Canadian composer Jan Järvlepp identifies strongly with postmodern musical styles, writing music that is accessible to many audiences. He is active in his home city of Ottawa, having received premieres by the Ottawa Symphony Orchestra (Garbage Concerto) and the Ottawa Chamber Music Festival (Pierrot Solaire). Today, Jan is our next featured artist in “The Inside Story,” a blog series exploring the inner workings and personalities of our artists. Read on to see how Jan composed In Memoriam.
When did you realize that you wanted to be an artist/ composer/creator?
Actually, I had a fair bit of confusion about this when I was younger. Performing and creating original music in high school was so much fun that I didn’t consider it to be work. So I was puzzled when I had to decide what sort of work I would do in the future and what I would study in university. Finally, it dawned on me that music was to be my future. It was already obvious to many people around me. However, my parents didn’t encourage this decision and would have preferred that I study something respectable such as law, medicine, commerce or engineering. My father was a professional engineer, after all, and my mother came from a family of successful business people in Finland. But I prevailed and found my true calling in music.
If you could do any job in the world and make a living at it, what would that be?
I am gravitating towards that exact goal right now as I get older. I would like to be a full-time composer and that would eventually mean that I would stop playing instruments and teaching. However, I have played cello in the Ottawa Symphony Orchestra for 36 consecutive seasons and you don’t just walk away from that experience without some sober second thoughts. I’ll do another season with them and then re-evaluate. Leaving instrumental music for a life of composition means that one leaves behind the physical moving of fingers to produce music in exchange for imagining sounds inside of one’s head, which is much more intellectual. One becomes more concerned about the form of music, which many performers seem to know very little about. But where would the instrumental performers be without composers???
If you could spend creative time anywhere in the world, where would it be? And why?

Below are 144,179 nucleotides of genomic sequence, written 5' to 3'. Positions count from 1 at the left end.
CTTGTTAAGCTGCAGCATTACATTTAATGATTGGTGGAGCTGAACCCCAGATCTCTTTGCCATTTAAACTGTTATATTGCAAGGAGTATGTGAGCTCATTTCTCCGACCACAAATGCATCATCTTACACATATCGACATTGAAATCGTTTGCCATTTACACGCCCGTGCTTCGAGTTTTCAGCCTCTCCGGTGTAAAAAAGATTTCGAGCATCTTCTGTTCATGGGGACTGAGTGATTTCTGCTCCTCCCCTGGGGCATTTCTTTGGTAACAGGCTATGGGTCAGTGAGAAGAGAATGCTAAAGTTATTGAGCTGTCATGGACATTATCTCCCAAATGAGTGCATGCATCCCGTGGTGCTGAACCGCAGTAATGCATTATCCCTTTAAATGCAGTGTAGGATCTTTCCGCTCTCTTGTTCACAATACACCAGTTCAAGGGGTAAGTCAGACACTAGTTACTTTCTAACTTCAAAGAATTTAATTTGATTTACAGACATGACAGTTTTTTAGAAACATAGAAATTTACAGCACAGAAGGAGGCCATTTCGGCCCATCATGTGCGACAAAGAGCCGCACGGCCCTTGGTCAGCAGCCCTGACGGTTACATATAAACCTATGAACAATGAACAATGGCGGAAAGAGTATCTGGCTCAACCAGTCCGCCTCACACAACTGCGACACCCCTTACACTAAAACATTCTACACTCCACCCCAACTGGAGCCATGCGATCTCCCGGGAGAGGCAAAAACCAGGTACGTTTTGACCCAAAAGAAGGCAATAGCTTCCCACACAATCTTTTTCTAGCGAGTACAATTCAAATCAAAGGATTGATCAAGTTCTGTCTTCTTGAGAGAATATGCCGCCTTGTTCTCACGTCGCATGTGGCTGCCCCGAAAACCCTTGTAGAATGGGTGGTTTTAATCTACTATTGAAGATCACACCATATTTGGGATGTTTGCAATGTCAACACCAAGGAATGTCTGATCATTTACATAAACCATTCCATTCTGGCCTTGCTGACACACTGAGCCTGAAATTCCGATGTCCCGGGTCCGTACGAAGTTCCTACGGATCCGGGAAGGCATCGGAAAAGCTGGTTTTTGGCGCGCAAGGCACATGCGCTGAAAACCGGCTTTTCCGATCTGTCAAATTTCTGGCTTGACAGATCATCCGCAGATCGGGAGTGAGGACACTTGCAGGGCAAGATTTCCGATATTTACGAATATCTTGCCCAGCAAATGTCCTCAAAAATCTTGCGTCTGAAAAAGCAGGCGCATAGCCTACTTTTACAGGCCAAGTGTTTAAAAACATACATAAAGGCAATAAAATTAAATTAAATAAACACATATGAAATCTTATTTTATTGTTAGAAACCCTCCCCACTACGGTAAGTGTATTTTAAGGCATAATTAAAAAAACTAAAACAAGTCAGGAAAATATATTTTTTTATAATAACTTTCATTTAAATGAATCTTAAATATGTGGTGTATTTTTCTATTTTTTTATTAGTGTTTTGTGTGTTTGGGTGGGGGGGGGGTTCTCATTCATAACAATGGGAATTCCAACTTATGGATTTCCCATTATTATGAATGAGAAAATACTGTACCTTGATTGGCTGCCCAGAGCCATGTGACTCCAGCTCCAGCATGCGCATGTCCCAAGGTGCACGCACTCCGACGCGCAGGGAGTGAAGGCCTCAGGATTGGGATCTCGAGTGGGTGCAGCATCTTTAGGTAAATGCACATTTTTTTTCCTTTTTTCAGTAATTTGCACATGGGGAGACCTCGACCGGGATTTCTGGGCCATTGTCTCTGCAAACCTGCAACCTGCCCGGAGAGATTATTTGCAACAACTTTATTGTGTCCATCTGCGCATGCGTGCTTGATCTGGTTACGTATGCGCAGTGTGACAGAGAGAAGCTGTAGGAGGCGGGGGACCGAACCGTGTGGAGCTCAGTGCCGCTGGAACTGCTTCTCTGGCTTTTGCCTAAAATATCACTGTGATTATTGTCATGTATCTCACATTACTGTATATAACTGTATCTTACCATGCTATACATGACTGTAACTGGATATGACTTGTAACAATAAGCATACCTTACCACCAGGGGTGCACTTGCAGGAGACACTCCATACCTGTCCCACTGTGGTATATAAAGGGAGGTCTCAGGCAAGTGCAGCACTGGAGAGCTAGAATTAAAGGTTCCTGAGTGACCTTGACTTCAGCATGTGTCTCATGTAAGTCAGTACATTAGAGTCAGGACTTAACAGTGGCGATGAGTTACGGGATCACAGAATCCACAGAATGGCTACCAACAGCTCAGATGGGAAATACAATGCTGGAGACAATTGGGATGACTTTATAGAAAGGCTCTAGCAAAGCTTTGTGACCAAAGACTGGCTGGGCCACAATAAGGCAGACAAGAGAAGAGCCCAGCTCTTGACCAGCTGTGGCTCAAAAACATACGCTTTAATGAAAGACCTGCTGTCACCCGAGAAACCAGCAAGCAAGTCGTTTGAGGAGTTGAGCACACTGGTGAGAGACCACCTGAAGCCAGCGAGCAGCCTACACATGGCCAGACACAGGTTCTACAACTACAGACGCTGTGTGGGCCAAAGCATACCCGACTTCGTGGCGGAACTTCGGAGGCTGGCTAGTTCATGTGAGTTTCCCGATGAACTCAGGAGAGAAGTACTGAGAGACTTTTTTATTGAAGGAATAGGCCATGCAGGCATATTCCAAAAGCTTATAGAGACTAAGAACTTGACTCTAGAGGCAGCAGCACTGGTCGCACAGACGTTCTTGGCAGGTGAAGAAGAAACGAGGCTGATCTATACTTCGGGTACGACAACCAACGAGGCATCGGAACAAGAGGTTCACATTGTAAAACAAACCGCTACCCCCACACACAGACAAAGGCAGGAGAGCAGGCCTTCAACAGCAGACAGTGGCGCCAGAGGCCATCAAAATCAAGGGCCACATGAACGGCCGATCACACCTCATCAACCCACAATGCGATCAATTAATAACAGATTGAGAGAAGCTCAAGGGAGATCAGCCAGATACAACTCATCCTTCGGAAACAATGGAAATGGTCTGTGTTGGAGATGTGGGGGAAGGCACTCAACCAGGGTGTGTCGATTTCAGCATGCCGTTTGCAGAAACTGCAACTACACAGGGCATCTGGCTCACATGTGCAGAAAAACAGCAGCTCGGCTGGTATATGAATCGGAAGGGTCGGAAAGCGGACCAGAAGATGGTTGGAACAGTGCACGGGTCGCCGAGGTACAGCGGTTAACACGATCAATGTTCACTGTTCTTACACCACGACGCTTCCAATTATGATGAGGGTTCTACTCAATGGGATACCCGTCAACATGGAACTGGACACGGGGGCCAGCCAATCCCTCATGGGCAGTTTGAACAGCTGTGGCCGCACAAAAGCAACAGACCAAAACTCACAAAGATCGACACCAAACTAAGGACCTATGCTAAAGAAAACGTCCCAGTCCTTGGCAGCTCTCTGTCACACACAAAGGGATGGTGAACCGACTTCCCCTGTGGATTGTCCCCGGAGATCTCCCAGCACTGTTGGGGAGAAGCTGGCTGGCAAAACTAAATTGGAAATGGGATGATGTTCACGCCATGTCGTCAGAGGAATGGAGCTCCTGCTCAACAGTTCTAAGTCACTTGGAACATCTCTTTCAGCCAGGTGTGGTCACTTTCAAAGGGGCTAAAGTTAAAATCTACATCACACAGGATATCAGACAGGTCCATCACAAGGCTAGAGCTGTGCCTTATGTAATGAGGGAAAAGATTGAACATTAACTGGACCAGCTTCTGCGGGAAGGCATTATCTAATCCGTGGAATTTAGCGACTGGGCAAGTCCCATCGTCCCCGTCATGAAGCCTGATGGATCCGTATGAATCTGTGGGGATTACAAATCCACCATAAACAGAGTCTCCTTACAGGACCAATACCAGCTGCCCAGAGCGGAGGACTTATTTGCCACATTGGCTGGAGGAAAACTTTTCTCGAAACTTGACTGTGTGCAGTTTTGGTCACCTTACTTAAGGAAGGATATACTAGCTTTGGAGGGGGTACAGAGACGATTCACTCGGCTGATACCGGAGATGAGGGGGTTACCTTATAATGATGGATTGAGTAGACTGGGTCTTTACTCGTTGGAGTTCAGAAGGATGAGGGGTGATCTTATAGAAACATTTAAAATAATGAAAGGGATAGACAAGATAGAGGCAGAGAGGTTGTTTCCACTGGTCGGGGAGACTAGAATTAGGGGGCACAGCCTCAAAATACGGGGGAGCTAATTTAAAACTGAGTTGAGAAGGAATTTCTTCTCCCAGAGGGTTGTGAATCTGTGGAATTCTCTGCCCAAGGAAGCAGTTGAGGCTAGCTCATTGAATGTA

You just can’t beat nature. It’s a place of beauty and it is a totally a non-bullshit environment of truth and peace. I find that the sincere aspect of nature allows me to work in peace and quiet for hours on end and, of course, this leads one to be productive. I have sometimes wondered if during WW II people living under National Socialism and Soviet Socialism were able to go into the woods and just experience peace and beauty in spite of the craziness going on. However, nature doesn’t give you the stimulus of human interaction. That’s where busy cities such as New York, London, and Paris are the best. But just try to find peace and quiet, not to mention clean air and water, in those places.
What would you say to an artist performing your work that nobody else knows?
Be true to the score. Don’t mess with the tempo. For example, don’t play slow music too quickly and don’t make fast music easier by playing it too slowly. Also, observe the articulations. Are the staccatos dry enough, are the accents punchy enough, are the slurs smooth enough? I find the moderate, middle-of-the-road playing leads to mediocrity because everything gets kind of downplayed and averaged out. Details, details, details!
What does this album mean to you personally?
In Memoriam was composed in the palliative care ward of Credit Valley Hospital, Mississauga, Ontario as my brother Harry lay there dying of liver cancer (or was it really chemotherapy poisoning and radiation poisoning?). Time was passing very slowly and much coffee was consumed. Day after day my girlfriend Jane and I read every newspaper and magazine in sight, as well as a bunch of articles on the laptop computer. But I started getting antsy and finally pulled out some manuscript paper and started jotting down some notes. I didn’t know how it was going to turn out. After my brother had passed away, I returned home and entered those notes into my notation software. Wow! Out popped a coherent piece of expressive romantic music like I had never done before. It was in its own custom-made form. The piece was composed in less than two weeks, which is unusually fast for me. I can honestly say that this is the most sincere piece I have ever composed.
Is there a specific feeling you want listeners to tune into when hearing your work?
The piece has already been listened to by a woman who had just lost her husband. She said that it helped her live through her emotions and it gave her some strength to go on. In addition to experiencing the dying, grieving and remembrance of a single person, I think that it can also serve to stimulate suitable emotions when remembering a mass event such as 9/11 or WW II. Perhaps it would be useful in funeral homes or in a film soundtrack. I have made sheet music available at the J. W. Pepper website at moderate cost.